The first step is to divide the fabric into two lengthwise so that each piece is 22 inches (or so) by the length of the fabric. Then I determine where the repeat is and made a small slit on the selvedge side and after I get them all marked, I tear the fabric (I don't use a rotary cutter as I have found that you get a more even start with tearing). You would do this with each half of the fabric if you want lots of blocks.

Arranging the Stack

This step is the very important one and the reason you divide the fabric to make it manageable. Stack up the fabrics in the pile each fabric going in the same direction. Now start pinning the four (or six or eight) layers carefully together. I do this by starting at one corner and pushing the pin through the exact same spot on each of the fabrics below it. I leave the pin just pushing down and move about 1 ½ to 2 inches down and do the same. I do this down the whole length of the fabric. Then I make sure every thing is parallel and start pinning by taking a separate pin and replacing the first pin. I do this down the length. I repeat this on all four sides. You would be surprised at how wonky the fabric is even after you have pinned three sides. It gets easier each side. It is a perfect thing to do while watching tv. I usually trim away a little bit on either side where it was torn at this point and also get rid of the selvedge.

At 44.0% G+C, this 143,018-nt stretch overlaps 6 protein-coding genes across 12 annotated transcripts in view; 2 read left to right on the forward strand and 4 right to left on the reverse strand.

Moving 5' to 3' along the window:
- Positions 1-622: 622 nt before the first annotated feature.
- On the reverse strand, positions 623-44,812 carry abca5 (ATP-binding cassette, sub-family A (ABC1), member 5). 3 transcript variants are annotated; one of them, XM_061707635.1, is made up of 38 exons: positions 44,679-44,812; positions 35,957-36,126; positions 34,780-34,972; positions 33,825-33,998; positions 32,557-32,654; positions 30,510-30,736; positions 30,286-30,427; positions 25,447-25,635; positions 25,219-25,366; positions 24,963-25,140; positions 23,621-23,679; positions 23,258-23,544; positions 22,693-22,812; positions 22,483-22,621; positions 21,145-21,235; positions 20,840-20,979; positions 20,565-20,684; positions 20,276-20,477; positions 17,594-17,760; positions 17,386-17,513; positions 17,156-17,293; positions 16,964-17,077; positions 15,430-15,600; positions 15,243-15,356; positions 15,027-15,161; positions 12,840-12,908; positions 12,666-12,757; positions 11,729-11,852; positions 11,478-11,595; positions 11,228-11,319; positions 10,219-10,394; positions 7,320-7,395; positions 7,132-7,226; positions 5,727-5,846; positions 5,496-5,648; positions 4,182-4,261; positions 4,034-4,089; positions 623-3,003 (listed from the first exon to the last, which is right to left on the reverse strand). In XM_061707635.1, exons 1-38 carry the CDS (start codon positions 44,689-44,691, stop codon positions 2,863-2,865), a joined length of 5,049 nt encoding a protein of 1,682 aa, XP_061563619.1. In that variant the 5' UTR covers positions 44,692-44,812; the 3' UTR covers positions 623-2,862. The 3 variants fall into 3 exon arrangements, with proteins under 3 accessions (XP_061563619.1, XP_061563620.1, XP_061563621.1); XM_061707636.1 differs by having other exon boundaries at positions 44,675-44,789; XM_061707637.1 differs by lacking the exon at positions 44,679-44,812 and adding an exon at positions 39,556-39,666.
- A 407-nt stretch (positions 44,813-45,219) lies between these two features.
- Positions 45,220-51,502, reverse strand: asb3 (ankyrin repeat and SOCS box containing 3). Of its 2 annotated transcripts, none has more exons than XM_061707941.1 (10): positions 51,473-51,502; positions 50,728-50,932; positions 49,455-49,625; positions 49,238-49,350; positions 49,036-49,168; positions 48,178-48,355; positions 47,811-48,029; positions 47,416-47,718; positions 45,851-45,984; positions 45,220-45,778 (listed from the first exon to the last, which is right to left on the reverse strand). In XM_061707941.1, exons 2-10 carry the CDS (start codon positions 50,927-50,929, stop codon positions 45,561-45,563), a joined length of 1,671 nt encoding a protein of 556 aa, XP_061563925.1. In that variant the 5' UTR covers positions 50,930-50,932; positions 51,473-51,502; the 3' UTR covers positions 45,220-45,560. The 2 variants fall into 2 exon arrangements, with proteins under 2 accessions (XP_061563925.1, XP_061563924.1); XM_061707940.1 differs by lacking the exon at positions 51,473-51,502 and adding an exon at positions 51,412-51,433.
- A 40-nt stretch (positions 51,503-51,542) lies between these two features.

Cutting the Strips

Well, by now you have decided which pattern you are using. You can either use a predetermined width of fabric or decide now how wide you want to make your strips. I don't like to waste fabric so I tend to go with the second alternative and do some division of the repeat. So if I have a 24 inch repeat, I might do 5 ¾ inch strips (instead of the 6 inch strip as I like to make sure all is even) or a even a 7 ¾ inch strip (this would make an awfully big square or hexi so don't usually go that big). I also look at the pattern of the fabric itself to see how large the elements are and use that as a guideline. I have found if I have a 12 inch repeat that the pattern itself has much smaller elements so tend to go with 2 ¾ inch strips or 3 ¾ (or 7/8) inch strips.

Cutting the Triangles, Diamonds or Squares

I use 45 degree and 60 degree triangles to cut the triangles for an octagonal or hexagonal block. I have also used just a ruler and used the 60 degree and 45 degree angles, made diamonds (and either leave that way) or cut the diamonds in half to make the appropriate triangles.

These hexagons were cut from a very large Hawaiian print that wasn't particularly attractive but certainly made nice blocks!